Contributed by: kellyseal Wednesday, August 14 2019 @ 09:29 am
App companies are growing frustrated with splitting their increasing revenues with Google Play and the Apple Store, as they continue to pay 30 percent to the tech giants on every transaction made through their app stores. But now, Tinder is offering its customers a direct payment method, a way to bypass Google Play altogether.
The popular dating app is allowing its Android users to enter their credit card information directly into the app rather than using Google Play to buy premium subscriptions like Tinder Gold and Tinder Plus. Once you’ve entered the information, the app automatically defaults to this payment system for all future in-app purchases and renewal fees as well.
According to The Verge[*1] , Tinder isn’t the first company to side-step app stores. Epic Games, a popular video game developer, last year released its hit game Fortnite via its own downloadable launcher to avoid giving Google 30 percent of its revenues. Popular music service Spotify has filed an anti-trust complaint against Apple with the European Union for alleged anti-competitive tactics. Apple is now being investigated by the Union for disadvantaging other companies in favor of its own offerings, specifically Apple Music, which competes directly with Spotify. Netflix is also looking at options to avoid the Apple and Google Play stores, especially with Apple now entering the content business.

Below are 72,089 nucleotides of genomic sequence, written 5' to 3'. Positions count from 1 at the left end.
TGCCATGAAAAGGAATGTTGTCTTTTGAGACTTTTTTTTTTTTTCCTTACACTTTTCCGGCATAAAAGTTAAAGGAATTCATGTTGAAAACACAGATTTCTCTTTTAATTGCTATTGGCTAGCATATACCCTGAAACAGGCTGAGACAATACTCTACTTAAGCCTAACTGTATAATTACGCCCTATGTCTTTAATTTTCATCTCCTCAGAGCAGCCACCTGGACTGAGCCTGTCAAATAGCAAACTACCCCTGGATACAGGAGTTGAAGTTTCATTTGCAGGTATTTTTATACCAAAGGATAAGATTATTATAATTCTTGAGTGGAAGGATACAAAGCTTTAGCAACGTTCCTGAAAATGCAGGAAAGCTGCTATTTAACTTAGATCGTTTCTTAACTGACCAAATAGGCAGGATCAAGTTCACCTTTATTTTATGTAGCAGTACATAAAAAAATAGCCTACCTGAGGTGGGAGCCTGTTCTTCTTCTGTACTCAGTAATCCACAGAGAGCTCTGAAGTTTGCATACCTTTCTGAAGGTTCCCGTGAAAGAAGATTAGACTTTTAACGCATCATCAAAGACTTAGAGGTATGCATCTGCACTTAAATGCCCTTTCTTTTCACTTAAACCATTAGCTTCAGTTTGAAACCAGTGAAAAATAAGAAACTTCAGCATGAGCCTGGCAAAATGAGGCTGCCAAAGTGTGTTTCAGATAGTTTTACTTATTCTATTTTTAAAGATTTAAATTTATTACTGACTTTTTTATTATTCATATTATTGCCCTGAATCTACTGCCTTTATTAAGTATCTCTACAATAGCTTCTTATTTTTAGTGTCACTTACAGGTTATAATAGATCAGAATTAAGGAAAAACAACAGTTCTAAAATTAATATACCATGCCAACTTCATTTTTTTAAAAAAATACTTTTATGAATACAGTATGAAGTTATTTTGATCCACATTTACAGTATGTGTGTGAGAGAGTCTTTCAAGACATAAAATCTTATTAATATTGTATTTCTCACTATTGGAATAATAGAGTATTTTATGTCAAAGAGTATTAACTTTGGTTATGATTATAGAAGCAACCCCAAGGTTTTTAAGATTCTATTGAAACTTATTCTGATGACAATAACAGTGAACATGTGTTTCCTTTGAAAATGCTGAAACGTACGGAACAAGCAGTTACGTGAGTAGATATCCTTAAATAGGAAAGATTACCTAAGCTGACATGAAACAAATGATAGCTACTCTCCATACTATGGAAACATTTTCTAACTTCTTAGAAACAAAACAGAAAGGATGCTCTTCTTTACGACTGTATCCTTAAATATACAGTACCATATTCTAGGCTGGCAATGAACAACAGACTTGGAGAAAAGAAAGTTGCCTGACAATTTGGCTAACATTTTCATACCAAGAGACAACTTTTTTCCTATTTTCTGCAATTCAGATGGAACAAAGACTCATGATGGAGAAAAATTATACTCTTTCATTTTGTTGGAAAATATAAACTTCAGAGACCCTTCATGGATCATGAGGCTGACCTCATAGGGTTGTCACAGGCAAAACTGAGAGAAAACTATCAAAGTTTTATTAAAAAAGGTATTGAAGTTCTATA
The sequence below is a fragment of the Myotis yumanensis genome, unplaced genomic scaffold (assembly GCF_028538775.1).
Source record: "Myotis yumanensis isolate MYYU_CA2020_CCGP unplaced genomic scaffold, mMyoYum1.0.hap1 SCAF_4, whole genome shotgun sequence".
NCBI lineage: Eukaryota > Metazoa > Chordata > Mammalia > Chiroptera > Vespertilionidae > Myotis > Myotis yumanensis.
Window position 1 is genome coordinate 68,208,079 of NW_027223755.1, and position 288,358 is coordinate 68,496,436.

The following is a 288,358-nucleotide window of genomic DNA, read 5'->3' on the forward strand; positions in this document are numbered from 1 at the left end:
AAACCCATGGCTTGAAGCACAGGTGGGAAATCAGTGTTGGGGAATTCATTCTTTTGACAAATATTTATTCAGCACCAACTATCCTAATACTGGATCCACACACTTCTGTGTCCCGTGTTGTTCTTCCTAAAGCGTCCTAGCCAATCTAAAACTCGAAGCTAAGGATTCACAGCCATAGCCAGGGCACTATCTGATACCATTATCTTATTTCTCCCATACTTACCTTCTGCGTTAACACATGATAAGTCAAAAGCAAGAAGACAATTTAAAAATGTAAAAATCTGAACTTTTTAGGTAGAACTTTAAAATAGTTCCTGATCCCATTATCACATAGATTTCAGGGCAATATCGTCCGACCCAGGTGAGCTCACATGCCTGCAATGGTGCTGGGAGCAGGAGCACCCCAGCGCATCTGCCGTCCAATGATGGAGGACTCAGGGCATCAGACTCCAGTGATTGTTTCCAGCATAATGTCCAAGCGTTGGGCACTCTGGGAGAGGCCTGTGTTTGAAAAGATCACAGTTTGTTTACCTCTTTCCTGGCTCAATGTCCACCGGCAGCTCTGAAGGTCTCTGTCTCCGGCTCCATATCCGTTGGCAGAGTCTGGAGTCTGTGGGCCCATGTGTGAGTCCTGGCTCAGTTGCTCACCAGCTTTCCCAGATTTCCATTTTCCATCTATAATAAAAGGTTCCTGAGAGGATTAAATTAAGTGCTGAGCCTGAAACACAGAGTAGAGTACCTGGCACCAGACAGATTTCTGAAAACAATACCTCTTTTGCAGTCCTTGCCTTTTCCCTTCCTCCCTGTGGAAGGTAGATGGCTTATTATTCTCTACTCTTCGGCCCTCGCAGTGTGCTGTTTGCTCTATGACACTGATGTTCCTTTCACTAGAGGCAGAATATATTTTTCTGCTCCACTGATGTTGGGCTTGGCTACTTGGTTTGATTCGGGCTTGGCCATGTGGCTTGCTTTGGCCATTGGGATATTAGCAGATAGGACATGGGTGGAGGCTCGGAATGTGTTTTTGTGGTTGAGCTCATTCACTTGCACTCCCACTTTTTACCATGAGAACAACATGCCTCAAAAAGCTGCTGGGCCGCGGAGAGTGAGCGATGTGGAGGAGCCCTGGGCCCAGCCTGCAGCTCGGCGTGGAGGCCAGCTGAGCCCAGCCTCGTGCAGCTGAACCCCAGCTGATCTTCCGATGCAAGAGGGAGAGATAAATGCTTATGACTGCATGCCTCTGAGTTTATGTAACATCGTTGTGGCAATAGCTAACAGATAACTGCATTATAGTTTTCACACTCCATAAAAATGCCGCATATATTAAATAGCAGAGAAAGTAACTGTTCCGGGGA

Match Group, Tinder’s parent company, hasn’t said whether they will offer the same bypass payment feature to Apple users.
“At Match Group, we constantly test new updates and features to offer convenience, control and choice to our users,” Match Group spokesperson Justine Sacco said in a statement to Bloomberg. “We will always try to provide options that benefit their experience and offering payment options is one example of this.”
While the 30 percent cut originally helped Google and Apple build their app stores, the fees are now becoming a hindrance for other app developers and companies to grow their businesses. In fact, Google and Apple are often looked upon as tax collectors rather than tech companies providing added value or exposure for the apps.
“They’re (Google and Apple) very aggressive about making sure companies aren’t trying to work around their billing,” Alex Austin, co-founder of mobile company Branch, told website Accounting Today. “They have whole teams reviewing these flows to ensure they get their tax.”
According to The Verge, Google hasn’t taken action against Tinder for bypassing their own payment system, but it’s not out of the question. Since the app is still available in the Play Store it is still bound by Google’s terms. However, Google took no action against Epic Games, so perhaps Tinder is hoping for the same. If successful, Google and Apple might face other companies following suit.